18. I’ve had to learn to double check myself. Before I do something for someone else, I try to check on why I’d really want to do it and how I’d feel if my efforts are not recognized in some way by the person I’m doing it for. If I honestly can say, I want to do it whether they thank me or not, whether they make a big deal out of it or not.... those are things I check. And I think I’ve really begun doing some things just because I enjoy doing them. Another test I sometimes put things to, measure against, I whether I’m trying to do something that someone else can do for themselves. If it is truly something someone else probably should be doing for themselves, so that they learn or are able to feel good about themselves for doing it...I try to leave it to them to do it. Let’s face it, my first instinct may always be to want to do things for others. I’d probably run myself to the poor house, buying things I think other people would want. And I've certainly run myself to exhaustion doing so much for others. So I have to learn to stop and think before I do those things. If its something they should probably learn to save their own money for, I should leave it alone. If its something they will value and take care of more if they buy it themselves, I should probably leave it alone. If its something lower on their priority list than it is on my priority list, I should probably leave it alone. It is often a relief to do this. I’m much less busy doing other people’s things and buying other people’s wants. Now I can have time to learn to enjoy my own interests and desires. I’m not always getting involved in ridiculous situations where I’ve maybe slighted someone because I overdid for someone else. Or did something for someone that takes a ton of planning to pull off. Or have to face those expressions of confusion about why I would have done something for someone. Now I'm learning to let it go, not build a situation to create resentment. I can let it go before I create resentment! I’m not perfect, but I’m glad I’m learning this new perspective. Thank You, God! And thank you, Syd, for this blog. I look forward to it and learn from your experiences and thoughts.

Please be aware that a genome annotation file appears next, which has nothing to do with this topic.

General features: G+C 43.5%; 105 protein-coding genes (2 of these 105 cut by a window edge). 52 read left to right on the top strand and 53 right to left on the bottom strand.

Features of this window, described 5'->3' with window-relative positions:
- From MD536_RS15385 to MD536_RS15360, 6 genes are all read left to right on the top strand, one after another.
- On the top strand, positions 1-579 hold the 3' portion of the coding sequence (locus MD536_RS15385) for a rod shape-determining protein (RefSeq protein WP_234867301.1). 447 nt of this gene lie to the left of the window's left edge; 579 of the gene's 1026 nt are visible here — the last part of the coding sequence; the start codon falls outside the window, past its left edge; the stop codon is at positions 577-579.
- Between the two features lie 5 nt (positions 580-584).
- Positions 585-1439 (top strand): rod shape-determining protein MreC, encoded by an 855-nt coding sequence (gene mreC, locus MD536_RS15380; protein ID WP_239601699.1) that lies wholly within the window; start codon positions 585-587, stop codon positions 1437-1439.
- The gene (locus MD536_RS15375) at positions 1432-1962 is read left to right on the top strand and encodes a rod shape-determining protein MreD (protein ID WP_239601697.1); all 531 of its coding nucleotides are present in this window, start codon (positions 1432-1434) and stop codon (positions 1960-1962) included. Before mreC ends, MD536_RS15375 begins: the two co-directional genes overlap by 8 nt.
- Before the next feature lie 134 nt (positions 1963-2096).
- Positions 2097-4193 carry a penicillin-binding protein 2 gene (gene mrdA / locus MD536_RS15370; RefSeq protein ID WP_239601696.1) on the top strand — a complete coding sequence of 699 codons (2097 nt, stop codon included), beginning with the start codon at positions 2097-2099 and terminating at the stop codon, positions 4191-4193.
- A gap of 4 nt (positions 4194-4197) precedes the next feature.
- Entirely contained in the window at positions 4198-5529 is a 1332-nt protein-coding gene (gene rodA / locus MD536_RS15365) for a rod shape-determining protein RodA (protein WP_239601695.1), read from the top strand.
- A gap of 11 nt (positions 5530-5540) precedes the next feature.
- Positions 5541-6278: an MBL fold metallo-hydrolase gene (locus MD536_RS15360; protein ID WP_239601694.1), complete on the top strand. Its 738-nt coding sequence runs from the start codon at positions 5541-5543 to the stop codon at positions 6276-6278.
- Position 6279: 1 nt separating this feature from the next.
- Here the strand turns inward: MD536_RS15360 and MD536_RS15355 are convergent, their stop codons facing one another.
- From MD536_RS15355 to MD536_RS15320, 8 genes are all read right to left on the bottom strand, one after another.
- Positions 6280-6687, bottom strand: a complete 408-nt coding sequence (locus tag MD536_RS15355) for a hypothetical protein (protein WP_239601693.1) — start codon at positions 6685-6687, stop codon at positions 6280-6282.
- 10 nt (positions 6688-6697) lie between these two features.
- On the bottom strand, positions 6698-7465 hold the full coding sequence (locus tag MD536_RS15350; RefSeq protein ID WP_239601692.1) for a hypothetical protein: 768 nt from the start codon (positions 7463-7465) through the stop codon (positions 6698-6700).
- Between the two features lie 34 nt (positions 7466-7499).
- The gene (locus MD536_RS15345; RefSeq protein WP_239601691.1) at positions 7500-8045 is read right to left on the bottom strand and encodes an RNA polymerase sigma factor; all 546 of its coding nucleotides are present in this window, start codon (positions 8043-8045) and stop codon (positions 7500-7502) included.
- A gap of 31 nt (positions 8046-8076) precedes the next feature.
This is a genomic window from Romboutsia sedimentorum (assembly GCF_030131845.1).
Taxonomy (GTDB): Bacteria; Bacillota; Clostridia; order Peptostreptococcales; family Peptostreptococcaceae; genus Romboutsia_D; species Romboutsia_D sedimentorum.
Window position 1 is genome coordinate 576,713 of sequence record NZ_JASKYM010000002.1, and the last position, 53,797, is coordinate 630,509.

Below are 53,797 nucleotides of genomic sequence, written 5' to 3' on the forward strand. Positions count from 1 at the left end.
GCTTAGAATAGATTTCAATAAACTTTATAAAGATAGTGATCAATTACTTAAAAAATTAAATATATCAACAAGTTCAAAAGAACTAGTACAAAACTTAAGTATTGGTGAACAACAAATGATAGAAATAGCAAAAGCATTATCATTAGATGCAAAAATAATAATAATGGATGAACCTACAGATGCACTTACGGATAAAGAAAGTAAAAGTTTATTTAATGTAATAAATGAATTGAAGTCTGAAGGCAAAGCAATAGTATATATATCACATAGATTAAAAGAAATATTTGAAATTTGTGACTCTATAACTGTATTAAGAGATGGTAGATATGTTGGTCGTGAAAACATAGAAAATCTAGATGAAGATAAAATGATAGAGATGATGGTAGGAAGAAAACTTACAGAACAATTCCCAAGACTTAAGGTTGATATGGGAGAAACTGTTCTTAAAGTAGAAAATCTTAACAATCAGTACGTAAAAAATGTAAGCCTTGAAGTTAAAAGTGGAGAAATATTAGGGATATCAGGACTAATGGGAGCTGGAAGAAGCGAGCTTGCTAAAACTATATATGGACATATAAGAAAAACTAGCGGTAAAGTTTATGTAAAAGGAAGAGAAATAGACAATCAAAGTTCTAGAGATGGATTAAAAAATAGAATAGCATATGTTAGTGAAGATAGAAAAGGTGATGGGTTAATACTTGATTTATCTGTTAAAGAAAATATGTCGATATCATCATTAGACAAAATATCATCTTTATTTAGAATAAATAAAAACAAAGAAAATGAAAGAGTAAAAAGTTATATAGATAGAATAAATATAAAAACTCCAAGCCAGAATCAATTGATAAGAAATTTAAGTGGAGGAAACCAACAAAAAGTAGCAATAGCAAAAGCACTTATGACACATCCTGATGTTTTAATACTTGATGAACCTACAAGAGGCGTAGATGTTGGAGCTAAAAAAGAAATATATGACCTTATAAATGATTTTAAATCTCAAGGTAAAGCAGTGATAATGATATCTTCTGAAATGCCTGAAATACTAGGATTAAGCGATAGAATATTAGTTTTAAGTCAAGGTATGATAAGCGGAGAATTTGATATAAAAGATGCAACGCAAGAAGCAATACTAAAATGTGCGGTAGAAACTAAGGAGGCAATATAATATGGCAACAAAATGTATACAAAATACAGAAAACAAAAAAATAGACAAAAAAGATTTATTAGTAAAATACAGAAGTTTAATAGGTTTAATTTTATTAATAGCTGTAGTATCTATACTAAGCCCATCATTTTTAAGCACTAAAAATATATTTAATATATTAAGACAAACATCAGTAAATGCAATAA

19. Hi, Syd. Your comment on my blog said you would write about simple things this weekend and help me get the word out on your blog. Will you please post it early on Saturday morning, with the link to my blog? You have so many followers, and the more posts I get, the more money my family sends to Haiti.